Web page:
But now the war has lasted for nearly four years. Despite the best that has been done by everyone – the gallant fighting of the military and naval forces, the diligence and assiduity of Our servants of the State, and the devoted service of Our one hundred million people – the war situation has developed not necessarily to Japan's advantage, while the general trends of the world have all turned against her interest.

(AC: Understatement of the century.)

  Moreover, the enemy has begun to employ a new and most cruel bomb, the power of which to do damage is, indeed, incalculable, taking the toll of many innocent lives. Should We continue to fight, not only would it result in an ultimate collapse and obliteration of the Japanese nation, but also it would lead to the total extinction of human civilization.

  Such being the case, how are We to save the millions of Our subjects, or to atone Ourselves before the hallowed spirits of Our Imperial Ancestors? This is the reason why We have ordered the acceptance of the provisions of the Joint Declaration of the Powers.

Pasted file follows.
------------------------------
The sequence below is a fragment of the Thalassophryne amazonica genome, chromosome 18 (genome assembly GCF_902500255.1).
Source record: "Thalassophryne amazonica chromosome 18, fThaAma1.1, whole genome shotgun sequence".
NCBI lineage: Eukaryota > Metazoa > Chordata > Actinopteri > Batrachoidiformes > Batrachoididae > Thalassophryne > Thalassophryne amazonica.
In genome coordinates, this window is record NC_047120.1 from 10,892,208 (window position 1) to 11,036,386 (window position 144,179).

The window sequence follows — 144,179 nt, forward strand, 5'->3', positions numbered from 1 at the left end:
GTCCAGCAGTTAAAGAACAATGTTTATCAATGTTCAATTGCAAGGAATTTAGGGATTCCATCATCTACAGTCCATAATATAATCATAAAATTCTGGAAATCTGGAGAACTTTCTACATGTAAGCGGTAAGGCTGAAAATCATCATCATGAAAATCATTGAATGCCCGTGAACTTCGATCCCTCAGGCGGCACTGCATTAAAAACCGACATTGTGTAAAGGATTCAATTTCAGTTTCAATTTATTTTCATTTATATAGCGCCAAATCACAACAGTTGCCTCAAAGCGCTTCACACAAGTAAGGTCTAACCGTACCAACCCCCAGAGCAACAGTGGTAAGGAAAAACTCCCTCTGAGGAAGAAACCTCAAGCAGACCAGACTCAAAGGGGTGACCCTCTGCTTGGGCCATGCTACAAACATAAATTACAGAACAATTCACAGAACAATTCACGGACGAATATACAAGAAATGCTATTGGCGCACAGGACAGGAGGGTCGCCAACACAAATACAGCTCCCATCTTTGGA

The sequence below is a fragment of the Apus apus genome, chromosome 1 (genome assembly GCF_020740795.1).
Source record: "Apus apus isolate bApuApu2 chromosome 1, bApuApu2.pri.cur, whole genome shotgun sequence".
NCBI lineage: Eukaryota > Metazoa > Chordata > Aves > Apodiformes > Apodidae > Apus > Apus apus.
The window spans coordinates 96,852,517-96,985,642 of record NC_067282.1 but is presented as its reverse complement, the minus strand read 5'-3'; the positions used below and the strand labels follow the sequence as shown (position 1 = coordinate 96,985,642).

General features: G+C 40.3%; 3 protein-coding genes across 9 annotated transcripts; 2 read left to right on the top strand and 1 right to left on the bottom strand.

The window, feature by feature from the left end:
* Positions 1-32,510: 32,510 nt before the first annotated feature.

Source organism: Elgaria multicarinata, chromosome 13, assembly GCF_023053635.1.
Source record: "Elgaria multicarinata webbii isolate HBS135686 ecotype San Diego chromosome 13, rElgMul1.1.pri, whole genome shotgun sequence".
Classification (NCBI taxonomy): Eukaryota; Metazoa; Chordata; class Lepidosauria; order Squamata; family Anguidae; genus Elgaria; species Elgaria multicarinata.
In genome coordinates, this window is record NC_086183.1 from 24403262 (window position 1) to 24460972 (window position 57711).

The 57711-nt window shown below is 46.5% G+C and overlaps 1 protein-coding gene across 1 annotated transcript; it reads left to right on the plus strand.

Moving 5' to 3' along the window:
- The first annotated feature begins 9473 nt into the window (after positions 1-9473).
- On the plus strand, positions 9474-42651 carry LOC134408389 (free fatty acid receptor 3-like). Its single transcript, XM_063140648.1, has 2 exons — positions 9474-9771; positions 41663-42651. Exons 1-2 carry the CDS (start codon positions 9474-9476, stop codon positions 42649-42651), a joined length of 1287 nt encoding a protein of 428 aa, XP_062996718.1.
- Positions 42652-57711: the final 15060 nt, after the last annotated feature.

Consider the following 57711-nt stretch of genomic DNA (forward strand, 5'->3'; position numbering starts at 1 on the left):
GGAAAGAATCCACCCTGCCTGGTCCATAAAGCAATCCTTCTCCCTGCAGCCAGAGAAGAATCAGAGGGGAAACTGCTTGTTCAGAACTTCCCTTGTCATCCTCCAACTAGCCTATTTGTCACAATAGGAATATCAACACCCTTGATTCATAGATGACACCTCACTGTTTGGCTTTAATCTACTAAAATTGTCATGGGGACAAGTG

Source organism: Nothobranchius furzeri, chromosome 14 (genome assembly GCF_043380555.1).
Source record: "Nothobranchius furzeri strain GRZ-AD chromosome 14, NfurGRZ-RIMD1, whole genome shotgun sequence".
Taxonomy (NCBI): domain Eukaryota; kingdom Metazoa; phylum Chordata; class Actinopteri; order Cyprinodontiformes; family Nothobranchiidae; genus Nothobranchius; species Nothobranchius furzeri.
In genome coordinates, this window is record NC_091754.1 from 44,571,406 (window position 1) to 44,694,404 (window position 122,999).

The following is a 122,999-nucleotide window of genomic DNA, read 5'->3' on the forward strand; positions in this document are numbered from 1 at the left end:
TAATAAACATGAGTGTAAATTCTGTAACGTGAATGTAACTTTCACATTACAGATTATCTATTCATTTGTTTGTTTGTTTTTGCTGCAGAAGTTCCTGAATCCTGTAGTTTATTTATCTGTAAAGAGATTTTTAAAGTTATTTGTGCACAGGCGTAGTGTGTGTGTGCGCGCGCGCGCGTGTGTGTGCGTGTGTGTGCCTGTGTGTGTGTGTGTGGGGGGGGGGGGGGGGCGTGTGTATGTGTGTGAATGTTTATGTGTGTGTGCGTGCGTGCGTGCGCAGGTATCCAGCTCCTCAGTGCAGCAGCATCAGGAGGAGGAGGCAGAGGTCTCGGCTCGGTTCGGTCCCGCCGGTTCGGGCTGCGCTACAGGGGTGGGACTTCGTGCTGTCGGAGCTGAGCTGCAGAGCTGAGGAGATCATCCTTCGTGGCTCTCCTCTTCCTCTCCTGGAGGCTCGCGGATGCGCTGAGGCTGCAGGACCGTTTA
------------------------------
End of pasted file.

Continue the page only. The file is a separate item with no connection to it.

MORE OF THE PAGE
We cannot but express the deepest sense of regret to Our Allied nations of East Asia, who have consistently cooperated with the Empire towards the emancipation of East Asia.

  The thought of those officers and men as well as others who have fallen in the fields of battle, those who died at their posts of duty, or those who met with untimely death and all their bereaved families, pains Our heart night and day.

  The welfare of the wounded and the war-sufferers, and of those who have lost their homes and livelihood, are the objects of Our profound solicitude.

  The hardships and sufferings to which Our nation is to be subjected hereafter will be certainly great. We are keenly aware of the inmost feelings of all of you, Our subjects. However, it is according to the dictates of time and fate that We have resolved to pave the way for a grand peace for all the generations to come by enduring the unendurable and suffering what is unsufferable.

  Having been able to safeguard and maintain the structure of the Imperial State, We are always with you, Our good and loyal subjects, relying upon your sincerity and integrity.